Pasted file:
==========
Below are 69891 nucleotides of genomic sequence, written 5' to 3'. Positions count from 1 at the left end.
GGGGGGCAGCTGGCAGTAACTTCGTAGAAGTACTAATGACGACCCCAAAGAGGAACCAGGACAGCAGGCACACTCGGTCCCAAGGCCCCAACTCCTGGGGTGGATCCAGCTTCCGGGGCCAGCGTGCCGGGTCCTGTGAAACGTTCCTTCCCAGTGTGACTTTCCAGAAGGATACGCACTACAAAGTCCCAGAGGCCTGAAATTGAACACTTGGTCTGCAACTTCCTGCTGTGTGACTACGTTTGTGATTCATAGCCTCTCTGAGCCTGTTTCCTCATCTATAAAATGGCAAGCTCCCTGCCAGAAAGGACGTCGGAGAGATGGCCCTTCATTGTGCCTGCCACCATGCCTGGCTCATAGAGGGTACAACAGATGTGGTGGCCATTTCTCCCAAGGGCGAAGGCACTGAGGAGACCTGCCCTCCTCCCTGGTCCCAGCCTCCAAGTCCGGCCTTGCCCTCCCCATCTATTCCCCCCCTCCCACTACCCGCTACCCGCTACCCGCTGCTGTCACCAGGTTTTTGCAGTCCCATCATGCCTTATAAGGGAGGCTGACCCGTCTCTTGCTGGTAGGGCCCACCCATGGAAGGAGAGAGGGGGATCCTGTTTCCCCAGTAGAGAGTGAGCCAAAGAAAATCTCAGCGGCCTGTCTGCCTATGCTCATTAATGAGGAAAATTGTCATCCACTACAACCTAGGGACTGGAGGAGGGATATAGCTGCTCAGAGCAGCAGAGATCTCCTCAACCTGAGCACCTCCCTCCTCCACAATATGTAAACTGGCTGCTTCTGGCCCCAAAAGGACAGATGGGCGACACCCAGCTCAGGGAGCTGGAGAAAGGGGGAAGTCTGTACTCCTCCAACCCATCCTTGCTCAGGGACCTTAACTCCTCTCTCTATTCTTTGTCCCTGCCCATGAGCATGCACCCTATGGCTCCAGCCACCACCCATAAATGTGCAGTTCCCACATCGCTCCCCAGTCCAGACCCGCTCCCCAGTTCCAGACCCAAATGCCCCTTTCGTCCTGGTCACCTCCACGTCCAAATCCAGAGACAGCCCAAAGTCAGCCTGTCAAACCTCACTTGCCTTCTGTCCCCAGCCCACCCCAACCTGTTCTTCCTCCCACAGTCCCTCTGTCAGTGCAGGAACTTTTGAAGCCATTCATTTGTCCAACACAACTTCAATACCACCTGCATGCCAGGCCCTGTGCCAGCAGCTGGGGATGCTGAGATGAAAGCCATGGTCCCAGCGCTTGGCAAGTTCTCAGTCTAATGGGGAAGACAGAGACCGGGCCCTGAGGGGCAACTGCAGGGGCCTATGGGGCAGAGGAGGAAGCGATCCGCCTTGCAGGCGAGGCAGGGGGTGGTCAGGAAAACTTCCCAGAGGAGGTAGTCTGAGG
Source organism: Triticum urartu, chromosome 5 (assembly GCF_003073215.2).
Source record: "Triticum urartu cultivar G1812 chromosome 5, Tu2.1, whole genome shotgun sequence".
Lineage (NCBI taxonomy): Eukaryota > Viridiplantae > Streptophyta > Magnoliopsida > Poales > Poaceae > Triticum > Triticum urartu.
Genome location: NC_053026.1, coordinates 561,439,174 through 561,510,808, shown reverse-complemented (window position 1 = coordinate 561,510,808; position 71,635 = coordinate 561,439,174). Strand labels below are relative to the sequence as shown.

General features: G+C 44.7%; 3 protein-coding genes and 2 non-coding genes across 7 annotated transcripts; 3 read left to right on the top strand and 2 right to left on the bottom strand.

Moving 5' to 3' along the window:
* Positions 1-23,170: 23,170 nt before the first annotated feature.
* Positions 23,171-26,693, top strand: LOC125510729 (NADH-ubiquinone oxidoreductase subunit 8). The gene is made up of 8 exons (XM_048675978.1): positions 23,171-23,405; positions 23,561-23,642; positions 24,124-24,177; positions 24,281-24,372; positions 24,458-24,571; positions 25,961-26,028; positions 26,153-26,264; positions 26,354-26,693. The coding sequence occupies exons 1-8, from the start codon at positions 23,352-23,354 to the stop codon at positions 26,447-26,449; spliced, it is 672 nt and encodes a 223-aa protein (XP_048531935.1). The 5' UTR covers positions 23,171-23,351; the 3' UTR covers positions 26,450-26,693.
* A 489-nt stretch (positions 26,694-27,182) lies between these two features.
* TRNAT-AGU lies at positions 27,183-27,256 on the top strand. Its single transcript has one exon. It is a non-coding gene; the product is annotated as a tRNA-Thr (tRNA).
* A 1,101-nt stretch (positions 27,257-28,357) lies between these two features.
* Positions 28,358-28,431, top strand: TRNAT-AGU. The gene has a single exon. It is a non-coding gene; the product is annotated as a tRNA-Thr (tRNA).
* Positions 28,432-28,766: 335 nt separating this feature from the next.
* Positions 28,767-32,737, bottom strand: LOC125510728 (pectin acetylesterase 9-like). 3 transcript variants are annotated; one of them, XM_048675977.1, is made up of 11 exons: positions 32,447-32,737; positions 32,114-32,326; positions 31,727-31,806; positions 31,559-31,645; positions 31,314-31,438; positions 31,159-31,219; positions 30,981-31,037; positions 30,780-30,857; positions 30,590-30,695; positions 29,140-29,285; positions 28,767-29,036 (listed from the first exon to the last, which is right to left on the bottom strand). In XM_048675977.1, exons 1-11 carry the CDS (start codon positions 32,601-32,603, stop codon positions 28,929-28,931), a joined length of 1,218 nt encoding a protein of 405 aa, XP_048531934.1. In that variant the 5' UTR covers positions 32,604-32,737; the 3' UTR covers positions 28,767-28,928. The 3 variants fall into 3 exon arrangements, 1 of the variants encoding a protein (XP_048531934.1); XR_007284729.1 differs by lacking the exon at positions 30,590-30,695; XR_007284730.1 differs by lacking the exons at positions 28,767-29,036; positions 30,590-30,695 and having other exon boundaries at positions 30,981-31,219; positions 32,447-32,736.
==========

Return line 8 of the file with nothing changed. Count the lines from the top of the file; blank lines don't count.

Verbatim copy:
Moving 5' to 3' along the window: